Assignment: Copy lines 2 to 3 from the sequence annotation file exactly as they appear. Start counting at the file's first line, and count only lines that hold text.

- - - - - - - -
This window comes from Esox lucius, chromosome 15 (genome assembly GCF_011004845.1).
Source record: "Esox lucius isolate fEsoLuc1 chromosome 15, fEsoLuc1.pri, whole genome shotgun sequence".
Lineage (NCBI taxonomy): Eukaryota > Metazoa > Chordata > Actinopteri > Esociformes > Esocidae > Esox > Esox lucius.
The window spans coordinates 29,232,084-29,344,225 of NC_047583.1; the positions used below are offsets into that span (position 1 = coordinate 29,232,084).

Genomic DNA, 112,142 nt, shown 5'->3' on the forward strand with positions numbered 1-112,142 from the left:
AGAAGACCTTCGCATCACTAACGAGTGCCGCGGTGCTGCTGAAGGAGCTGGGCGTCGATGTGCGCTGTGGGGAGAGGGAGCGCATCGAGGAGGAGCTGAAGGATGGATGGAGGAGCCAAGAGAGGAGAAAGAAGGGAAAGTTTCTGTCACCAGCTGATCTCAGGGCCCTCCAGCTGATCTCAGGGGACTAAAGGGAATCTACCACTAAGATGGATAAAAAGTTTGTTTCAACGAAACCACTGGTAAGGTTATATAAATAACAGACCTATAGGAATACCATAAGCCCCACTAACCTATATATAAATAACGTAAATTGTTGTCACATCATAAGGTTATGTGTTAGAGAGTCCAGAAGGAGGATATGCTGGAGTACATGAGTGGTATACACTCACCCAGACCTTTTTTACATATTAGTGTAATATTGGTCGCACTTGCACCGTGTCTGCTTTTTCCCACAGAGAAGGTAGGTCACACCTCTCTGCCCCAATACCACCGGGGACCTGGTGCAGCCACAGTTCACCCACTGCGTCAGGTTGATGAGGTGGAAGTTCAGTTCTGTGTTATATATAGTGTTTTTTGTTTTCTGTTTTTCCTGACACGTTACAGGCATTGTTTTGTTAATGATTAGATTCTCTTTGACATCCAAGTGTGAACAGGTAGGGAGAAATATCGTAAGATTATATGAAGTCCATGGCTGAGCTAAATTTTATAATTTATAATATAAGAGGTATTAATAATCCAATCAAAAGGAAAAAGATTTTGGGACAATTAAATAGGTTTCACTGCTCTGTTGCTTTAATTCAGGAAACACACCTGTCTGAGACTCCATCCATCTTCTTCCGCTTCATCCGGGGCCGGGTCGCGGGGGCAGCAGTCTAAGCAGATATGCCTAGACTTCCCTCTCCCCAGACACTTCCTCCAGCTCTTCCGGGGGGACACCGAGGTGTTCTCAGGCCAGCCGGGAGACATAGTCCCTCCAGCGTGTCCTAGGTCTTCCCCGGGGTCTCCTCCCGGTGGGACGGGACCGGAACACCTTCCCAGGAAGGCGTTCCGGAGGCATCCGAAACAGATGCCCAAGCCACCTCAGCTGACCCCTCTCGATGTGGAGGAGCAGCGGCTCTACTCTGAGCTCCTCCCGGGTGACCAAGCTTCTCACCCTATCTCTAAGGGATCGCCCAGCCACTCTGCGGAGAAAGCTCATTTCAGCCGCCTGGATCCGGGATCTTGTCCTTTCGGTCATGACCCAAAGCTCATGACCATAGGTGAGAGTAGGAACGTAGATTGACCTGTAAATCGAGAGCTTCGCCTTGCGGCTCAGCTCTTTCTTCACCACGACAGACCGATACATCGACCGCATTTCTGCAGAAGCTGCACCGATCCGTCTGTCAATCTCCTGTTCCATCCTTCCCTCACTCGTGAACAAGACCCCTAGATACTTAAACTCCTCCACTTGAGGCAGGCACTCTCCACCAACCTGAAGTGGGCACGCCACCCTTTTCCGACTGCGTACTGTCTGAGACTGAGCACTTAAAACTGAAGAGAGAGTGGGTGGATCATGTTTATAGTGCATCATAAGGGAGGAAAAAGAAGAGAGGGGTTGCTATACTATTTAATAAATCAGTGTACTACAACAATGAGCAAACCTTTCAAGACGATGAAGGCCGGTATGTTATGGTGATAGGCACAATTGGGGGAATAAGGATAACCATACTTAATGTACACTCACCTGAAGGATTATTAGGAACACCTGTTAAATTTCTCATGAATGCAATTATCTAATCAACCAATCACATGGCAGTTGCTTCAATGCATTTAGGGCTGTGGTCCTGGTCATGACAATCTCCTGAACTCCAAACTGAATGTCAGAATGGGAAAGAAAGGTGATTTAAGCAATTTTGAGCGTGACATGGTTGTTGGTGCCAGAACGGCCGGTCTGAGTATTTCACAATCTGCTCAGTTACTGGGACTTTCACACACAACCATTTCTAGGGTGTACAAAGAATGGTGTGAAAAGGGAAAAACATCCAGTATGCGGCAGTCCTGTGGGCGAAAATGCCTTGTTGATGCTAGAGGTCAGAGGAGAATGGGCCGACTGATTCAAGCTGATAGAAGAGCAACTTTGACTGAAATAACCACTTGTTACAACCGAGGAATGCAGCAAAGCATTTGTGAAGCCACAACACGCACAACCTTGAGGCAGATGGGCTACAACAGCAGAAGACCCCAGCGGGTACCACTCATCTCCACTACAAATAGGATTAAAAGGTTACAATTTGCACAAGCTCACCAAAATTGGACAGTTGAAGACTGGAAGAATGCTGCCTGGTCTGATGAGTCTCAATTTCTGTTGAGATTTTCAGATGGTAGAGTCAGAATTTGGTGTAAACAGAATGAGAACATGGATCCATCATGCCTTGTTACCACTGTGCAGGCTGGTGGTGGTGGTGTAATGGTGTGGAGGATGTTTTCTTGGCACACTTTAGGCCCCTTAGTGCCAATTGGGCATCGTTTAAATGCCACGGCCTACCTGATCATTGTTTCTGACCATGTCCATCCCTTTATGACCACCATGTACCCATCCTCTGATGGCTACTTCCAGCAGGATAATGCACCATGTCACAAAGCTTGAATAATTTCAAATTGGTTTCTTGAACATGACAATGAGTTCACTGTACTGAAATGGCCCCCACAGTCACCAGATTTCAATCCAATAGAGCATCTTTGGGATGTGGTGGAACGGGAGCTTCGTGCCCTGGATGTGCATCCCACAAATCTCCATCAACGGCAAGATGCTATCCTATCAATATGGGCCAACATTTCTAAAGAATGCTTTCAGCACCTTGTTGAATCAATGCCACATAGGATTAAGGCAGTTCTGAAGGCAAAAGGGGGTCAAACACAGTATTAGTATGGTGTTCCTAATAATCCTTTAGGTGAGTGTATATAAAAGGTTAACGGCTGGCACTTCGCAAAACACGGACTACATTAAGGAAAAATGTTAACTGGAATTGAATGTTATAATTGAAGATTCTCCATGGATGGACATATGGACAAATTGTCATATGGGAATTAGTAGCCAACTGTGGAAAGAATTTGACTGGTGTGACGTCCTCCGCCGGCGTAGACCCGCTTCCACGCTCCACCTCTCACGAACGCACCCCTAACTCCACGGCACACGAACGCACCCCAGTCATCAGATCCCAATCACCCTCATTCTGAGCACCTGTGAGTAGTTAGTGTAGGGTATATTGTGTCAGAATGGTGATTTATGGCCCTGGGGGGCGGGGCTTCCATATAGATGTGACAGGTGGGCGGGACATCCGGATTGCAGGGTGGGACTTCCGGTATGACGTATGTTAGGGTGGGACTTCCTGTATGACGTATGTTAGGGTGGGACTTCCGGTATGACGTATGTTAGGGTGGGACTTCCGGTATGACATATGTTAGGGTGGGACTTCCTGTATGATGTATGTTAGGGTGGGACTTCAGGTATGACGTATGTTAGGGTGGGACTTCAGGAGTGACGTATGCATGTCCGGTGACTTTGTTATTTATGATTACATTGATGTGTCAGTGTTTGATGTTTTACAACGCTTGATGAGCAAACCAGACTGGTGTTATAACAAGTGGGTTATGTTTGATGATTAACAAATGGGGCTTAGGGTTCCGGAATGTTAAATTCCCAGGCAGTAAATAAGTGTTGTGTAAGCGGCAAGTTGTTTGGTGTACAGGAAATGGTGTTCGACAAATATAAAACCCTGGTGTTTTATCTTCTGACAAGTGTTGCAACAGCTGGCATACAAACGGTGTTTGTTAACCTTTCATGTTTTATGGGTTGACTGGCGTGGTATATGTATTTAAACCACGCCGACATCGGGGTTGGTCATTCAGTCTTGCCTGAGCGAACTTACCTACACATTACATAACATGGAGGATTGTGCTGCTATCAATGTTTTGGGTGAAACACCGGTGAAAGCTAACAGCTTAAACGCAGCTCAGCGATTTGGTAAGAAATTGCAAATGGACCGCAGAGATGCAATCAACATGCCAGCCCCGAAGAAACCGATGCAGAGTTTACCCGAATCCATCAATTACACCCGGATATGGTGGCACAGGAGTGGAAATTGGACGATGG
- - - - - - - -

Source record: "Esox lucius isolate fEsoLuc1 chromosome 15, fEsoLuc1.pri, whole genome shotgun sequence".
Lineage (NCBI taxonomy): Eukaryota > Metazoa > Chordata > Actinopteri > Esociformes > Esocidae > Esox > Esox lucius.